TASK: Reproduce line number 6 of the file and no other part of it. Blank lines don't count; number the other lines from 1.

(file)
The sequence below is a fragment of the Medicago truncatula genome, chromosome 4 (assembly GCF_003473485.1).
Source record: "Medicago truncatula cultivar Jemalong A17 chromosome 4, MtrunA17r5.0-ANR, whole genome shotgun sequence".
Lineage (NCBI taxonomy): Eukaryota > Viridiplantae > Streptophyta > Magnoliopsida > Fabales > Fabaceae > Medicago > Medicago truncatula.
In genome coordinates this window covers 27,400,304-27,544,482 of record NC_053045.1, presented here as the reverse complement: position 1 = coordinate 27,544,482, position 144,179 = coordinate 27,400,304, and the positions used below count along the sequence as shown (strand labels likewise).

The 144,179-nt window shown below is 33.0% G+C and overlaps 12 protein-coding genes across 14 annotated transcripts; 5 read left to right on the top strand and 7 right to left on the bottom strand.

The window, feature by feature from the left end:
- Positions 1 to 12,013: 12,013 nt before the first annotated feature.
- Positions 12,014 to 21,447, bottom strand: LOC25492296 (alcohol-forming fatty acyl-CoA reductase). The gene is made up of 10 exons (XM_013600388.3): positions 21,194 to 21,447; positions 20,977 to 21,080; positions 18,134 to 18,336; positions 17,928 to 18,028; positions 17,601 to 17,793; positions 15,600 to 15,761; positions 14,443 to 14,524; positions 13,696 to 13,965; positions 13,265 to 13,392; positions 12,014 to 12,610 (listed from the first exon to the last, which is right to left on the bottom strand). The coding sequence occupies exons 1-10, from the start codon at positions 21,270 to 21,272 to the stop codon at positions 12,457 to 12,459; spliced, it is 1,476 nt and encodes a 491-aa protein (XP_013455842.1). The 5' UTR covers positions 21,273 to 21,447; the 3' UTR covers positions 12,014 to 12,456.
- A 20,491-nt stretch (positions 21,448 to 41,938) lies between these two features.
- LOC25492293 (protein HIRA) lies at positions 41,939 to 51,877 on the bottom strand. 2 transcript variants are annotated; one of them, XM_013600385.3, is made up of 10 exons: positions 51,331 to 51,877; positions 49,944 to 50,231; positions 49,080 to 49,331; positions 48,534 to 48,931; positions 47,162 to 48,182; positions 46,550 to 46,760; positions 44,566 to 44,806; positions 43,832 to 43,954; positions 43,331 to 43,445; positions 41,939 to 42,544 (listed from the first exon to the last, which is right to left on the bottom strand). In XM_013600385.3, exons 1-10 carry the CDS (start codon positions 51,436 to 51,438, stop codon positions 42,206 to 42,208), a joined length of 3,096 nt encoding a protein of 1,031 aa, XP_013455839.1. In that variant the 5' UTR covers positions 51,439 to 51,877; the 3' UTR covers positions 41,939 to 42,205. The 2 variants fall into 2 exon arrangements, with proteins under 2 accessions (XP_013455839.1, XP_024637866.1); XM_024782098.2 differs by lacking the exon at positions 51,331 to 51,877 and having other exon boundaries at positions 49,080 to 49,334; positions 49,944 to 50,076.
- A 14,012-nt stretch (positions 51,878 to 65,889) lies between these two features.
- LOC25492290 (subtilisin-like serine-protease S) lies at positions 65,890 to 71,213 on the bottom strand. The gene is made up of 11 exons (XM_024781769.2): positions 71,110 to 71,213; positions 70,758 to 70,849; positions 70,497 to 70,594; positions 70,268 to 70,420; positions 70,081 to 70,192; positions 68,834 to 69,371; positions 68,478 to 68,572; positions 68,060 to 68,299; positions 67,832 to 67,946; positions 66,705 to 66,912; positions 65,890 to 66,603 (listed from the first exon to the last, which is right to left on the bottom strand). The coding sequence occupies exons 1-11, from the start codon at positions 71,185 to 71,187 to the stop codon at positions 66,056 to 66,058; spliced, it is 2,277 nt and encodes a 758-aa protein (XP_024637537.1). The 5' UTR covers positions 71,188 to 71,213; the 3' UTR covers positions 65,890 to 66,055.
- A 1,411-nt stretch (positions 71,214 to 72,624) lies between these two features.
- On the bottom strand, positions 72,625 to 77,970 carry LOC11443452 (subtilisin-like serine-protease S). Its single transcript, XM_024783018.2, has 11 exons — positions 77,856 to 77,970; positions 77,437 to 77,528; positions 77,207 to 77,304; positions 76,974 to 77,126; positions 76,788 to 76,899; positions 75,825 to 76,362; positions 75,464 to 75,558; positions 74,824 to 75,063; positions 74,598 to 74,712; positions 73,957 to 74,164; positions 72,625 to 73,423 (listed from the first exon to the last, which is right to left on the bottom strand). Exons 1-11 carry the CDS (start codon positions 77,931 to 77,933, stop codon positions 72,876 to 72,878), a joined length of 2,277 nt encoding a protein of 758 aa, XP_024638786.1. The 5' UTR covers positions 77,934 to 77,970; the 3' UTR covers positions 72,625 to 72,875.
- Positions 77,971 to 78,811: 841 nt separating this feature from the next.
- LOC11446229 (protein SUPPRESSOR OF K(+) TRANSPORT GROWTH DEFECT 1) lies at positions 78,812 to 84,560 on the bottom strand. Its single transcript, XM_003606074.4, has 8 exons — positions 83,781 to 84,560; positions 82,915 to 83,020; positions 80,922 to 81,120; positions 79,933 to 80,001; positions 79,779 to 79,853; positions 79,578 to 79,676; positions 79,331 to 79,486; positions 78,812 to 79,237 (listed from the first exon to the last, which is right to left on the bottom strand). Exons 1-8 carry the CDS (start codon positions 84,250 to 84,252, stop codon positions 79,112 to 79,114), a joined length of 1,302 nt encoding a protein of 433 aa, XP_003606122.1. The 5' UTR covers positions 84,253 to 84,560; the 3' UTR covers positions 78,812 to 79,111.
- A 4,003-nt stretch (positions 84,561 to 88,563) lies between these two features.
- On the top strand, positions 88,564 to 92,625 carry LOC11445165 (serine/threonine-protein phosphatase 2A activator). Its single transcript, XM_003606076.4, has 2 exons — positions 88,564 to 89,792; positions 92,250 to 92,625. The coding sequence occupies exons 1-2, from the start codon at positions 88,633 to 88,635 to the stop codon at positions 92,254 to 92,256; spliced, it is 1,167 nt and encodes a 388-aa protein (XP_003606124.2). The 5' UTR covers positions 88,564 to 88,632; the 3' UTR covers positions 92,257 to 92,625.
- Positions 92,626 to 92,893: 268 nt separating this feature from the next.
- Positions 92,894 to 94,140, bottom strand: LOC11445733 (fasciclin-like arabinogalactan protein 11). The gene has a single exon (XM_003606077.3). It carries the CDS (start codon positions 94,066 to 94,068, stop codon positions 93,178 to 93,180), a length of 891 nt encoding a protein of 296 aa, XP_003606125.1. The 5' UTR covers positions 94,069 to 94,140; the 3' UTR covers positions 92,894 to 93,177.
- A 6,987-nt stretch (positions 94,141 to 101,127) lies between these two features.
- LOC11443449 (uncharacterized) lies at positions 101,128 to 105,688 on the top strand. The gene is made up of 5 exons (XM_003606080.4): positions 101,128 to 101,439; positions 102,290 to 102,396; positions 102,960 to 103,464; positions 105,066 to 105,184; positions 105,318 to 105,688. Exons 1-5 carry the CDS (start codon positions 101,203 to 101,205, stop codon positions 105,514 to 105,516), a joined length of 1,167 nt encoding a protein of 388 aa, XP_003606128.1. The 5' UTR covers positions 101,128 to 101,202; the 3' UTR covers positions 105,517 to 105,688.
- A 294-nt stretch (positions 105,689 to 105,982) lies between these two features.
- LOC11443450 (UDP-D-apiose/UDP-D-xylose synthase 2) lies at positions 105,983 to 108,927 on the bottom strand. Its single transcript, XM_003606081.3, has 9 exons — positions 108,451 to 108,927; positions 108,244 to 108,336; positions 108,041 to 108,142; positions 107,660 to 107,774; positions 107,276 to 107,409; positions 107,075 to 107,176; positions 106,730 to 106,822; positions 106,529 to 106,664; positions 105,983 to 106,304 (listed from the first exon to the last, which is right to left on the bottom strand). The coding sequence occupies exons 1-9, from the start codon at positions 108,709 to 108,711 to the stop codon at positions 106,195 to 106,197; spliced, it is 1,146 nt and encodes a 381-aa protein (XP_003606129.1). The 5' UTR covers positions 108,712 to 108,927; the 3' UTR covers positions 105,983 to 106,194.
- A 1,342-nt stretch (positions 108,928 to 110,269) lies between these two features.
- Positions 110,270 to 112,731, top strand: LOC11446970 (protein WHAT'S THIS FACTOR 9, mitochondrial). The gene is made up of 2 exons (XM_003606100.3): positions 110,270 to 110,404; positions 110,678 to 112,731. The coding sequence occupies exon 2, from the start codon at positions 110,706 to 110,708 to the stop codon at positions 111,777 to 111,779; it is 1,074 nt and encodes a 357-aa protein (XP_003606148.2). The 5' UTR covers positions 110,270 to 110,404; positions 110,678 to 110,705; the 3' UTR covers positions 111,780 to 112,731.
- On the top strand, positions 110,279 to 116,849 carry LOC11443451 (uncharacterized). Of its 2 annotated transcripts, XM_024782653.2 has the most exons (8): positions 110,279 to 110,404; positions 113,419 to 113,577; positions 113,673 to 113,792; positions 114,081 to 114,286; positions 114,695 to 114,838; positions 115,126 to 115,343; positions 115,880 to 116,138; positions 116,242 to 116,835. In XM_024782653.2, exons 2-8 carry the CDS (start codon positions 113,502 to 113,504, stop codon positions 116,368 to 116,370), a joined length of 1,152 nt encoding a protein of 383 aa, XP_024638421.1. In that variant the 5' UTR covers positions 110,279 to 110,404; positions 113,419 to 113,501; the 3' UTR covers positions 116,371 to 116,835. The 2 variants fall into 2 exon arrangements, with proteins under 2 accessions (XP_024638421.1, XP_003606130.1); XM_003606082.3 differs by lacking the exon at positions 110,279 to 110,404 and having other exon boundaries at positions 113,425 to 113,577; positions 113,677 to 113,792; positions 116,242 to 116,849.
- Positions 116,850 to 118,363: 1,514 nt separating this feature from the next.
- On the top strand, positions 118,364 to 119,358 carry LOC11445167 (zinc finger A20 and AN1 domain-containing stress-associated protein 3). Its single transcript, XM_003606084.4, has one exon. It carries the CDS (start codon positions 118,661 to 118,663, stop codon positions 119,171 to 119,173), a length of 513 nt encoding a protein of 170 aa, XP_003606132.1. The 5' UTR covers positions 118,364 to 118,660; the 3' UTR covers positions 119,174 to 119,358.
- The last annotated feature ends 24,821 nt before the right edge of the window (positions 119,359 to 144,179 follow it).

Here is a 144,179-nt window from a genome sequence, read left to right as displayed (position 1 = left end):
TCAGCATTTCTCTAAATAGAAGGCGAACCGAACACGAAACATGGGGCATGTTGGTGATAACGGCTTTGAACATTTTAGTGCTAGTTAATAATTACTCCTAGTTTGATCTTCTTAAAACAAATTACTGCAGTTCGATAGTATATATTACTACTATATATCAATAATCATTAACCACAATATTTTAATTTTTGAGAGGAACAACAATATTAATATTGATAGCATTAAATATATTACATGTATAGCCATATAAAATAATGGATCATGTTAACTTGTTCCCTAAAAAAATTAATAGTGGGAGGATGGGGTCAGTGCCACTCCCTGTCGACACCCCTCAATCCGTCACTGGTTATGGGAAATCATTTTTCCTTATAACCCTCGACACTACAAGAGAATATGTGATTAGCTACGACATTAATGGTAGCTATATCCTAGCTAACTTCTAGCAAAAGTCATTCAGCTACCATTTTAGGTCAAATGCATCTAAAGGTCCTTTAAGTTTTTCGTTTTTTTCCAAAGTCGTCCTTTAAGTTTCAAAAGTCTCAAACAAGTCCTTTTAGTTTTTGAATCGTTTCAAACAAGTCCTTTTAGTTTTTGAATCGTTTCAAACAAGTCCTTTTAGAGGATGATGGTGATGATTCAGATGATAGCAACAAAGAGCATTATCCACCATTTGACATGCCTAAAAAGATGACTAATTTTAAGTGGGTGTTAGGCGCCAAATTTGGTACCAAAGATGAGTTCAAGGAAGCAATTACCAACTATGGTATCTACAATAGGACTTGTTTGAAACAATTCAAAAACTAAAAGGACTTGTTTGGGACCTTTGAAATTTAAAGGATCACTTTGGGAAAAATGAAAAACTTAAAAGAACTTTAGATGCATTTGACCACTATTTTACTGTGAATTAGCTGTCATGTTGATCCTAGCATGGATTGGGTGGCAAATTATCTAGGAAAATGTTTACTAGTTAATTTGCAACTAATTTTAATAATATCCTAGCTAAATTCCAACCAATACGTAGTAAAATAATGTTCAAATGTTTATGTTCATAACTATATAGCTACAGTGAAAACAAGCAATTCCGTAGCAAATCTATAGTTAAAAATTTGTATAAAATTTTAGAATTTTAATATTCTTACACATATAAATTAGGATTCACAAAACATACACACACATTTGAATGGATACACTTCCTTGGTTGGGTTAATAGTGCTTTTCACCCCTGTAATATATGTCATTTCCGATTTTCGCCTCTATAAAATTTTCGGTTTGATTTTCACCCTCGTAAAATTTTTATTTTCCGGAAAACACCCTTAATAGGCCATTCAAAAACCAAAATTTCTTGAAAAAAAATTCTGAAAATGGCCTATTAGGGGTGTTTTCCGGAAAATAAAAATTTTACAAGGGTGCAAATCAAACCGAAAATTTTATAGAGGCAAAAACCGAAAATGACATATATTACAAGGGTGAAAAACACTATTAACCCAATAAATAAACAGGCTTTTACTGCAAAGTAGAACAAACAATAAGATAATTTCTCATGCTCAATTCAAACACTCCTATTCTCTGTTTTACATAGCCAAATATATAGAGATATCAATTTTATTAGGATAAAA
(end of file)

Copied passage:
The window, feature by feature from the left end: